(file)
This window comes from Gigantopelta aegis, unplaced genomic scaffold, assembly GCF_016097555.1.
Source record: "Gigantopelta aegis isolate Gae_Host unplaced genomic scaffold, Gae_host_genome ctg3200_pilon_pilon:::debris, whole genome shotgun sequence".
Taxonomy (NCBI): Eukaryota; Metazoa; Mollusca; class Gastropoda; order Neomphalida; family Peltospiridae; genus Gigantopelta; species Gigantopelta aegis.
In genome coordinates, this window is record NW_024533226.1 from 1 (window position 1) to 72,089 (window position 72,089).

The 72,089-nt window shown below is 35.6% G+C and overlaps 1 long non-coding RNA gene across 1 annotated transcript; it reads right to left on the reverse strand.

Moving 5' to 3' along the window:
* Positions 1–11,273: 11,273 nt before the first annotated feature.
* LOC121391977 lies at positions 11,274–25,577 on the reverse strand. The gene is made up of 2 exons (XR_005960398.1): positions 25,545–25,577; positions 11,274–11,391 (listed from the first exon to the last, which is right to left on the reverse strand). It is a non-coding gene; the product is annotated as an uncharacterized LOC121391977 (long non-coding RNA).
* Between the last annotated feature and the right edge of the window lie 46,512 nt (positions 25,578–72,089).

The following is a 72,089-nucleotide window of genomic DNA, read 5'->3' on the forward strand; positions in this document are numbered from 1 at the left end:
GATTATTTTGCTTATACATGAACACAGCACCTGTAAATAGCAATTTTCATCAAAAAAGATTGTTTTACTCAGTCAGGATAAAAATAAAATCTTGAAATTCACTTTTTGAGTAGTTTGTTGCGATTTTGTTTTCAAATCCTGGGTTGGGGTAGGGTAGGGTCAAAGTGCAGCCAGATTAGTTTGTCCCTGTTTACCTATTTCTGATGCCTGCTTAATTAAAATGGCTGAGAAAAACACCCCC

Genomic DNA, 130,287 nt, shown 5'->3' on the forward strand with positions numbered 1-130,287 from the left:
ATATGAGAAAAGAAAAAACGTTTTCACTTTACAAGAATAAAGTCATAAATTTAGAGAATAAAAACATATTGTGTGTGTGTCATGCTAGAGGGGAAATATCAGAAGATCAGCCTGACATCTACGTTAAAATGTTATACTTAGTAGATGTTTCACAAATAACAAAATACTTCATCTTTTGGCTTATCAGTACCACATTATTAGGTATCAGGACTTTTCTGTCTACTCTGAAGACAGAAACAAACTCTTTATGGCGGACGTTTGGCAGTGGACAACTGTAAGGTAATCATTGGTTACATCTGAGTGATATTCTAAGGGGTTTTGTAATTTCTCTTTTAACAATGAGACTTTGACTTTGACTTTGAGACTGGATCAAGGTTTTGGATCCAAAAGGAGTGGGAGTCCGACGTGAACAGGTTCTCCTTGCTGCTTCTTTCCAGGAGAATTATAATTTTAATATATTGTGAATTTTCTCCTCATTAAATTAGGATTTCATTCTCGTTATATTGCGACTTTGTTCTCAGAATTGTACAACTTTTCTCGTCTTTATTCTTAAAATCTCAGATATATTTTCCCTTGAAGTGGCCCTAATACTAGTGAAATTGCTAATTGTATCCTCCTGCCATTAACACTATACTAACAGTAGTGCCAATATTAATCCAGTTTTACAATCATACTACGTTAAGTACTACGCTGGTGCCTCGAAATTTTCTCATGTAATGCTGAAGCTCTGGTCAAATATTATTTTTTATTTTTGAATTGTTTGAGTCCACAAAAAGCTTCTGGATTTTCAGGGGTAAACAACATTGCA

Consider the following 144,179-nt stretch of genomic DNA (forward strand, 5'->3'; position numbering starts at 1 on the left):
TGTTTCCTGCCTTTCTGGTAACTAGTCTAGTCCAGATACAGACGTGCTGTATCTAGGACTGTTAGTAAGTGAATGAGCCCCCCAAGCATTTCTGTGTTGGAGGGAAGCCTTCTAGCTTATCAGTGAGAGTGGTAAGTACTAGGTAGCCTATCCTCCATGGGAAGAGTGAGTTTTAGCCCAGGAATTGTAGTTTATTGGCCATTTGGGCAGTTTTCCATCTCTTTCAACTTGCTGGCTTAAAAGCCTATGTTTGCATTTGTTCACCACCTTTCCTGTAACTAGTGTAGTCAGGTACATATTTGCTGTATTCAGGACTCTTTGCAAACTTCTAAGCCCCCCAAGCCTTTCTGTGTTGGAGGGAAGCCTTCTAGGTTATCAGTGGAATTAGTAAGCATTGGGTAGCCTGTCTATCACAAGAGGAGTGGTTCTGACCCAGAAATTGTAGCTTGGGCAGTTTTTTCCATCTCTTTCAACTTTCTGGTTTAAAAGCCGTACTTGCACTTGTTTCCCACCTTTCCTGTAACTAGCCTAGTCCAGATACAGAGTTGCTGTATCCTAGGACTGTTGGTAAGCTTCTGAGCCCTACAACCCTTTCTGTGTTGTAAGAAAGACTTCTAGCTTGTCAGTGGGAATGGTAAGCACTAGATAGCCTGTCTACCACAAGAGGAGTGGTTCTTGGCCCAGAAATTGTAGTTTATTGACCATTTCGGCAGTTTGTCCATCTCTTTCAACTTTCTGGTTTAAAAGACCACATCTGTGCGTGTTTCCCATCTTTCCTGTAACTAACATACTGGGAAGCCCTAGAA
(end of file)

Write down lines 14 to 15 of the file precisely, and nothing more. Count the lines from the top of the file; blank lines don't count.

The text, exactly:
Consider the following 144,179-nt stretch of genomic DNA (forward strand, 5'->3'; position numbering starts at 1 on the left):
TGTTTCCTGCCTTTCTGGTAACTAGTCTAGTCCAGATACAGACGTGCTGTATCTAGGACTGTTAGTAAGTGAATGAGCCCCCCAAGCATTTCTGTGTTGGAGGGAAGCCTTCTAGCTTATCAGTGAGAGTGGTAAGTACTAGGTAGCCTATCCTCCATGGGAAGAGTGAGTTTTAGCCCAGGAATTGTAGTTTATTGGCCATTTGGGCAGTTTTCCATCTCTTTCAACTTGCTGGCTTAAAAGCCTATGTTTGCATTTGTTCACCACCTTTCCTGTAACTAGTGTAGTCAGGTACATATTTGCTGTATTCAGGACTCTTTGCAAACTTCTAAGCCCCCCAAGCCTTTCTGTGTTGGAGGGAAGCCTTCTAGGTTATCAGTGGAATTAGTAAGCATTGGGTAGCCTGTCTATCACAAGAGGAGTGGTTCTGACCCAGAAATTGTAGCTTGGGCAGTTTTTTCCATCTCTTTCAACTTTCTGGTTTAAAAGCCGTACTTGCACTTGTTTCCCACCTTTCCTGTAACTAGCCTAGTCCAGATACAGAGTTGCTGTATCCTAGGACTGTTGGTAAGCTTCTGAGCCCTACAACCCTTTCTGTGTTGTAAGAAAGACTTCTAGCTTGTCAGTGGGAATGGTAAGCACTAGATAGCCTGTCTACCACAAGAGGAGTGGTTCTTGGCCCAGAAATTGTAGTTTATTGACCATTTCGGCAGTTTGTCCATCTCTTTCAACTTTCTGGTTTAAAAGACCACATCTGTGCGTGTTTCCCATCTTTCCTGTAACTAACATACTGGGAAGCCCTAGAA